decluttering for the glory of God.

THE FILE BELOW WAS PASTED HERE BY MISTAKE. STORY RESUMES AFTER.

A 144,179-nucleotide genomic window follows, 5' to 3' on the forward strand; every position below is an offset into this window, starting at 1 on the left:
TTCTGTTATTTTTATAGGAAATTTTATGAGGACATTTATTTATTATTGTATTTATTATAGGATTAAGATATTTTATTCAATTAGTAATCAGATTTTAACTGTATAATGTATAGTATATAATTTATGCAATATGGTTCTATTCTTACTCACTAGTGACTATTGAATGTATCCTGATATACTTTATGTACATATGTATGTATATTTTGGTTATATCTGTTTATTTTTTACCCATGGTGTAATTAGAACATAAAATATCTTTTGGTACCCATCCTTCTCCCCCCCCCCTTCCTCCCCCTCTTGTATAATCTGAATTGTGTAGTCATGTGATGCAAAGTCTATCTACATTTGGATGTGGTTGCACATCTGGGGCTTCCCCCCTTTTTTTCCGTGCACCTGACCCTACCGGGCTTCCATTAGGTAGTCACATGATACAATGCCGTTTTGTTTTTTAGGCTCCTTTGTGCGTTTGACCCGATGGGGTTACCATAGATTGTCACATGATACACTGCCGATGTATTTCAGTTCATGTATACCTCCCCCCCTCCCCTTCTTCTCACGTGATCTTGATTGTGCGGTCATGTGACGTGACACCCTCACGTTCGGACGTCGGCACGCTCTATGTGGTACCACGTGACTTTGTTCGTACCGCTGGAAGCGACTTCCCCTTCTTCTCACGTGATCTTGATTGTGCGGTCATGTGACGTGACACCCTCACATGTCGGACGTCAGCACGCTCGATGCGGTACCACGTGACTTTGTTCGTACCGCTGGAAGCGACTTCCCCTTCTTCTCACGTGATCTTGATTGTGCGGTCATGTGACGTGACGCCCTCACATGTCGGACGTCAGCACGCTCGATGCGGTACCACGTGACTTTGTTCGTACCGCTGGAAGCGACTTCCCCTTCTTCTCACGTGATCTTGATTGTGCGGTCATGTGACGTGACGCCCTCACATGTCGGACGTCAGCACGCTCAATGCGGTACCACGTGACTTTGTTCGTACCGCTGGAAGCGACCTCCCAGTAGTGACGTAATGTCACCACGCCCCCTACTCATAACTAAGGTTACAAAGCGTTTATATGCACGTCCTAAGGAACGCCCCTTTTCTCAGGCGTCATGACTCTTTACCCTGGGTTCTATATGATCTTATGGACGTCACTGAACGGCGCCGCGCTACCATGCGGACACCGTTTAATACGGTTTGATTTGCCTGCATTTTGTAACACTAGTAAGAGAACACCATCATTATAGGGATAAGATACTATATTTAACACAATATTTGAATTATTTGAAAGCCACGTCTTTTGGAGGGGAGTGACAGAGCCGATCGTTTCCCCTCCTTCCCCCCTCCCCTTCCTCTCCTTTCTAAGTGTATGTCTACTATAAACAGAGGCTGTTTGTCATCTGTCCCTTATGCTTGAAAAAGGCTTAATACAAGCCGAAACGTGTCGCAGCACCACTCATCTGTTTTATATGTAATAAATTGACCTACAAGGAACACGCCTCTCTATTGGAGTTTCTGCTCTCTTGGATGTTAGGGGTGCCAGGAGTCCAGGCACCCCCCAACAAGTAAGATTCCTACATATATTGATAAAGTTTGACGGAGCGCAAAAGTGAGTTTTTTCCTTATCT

My family and I leave for training for FOCUS in less than three weeks. We'll be at training for five weeks, then we return home and have six weeks to fundraise our salary and pack up our house. With such crazy timelines, I've started packing now. The amount of stuff that we have is amazing to me. I can't possibly imagine taking everything we own with us as we bounce around the country as missionaries for the coming years. As such, I've taken to purging and decluttering our house. The closer we get to moving, the more I realize that we really don't need all this stuff. What is more is that this stuff can - and sometimes does - distract me from God. I get so caught up in all the things we have, the gizmos and gadgets, that I don't pray as much as I could or should. Getting rid of things feels really, really good. Not only is it comforting to know that we'll have less to move, less to haul around with us, but getting right of things is freeing. If I can go through our basement or the various rooms in our home and sell something, trash it, or donate it, I'm in essence saying: that thing doesn't own me. It doesn't control me. That doesn't mean that the things we are keeping own us or control us, but it is wonderful to have the ability to detach from all of our possessions. This cleaning and purging forces me to take stock of what is really important. I frequently ask myself, does this thing or that thing bring glory to God somehow or is it distracting me from Him? Would getting rid of this thing or that thing free me up somehow? Could I be a better wife, a better mother, a better daughter without this thing? Have I used it at all in the last six months? I read an article recently about a woman who goes on pilgrimages around the world - and has done so for the last ten years. She takes with her only a backpack, relying on the generosity of others for food and shelter. As a wife and mother, I can hardly imagine living out of a backpack, but the notion of being so freed from possessions sounds luxurious. Instead of being bogged down by all the things we own, we can - and should - be free to worship God because of, rather than in spite of, our possessions. What would it take for you to follow what Jesus tells the rich young man in Matthew's gospel (19:16-22)? If Jesus tells you to sell all you have to follow Him, could you do it? Or, like the rich young man, would you leave sad for you had many possessions? Hard though it may be, I'd rather leave my possessions to follow Him because to follow Him is our true purpose in life.
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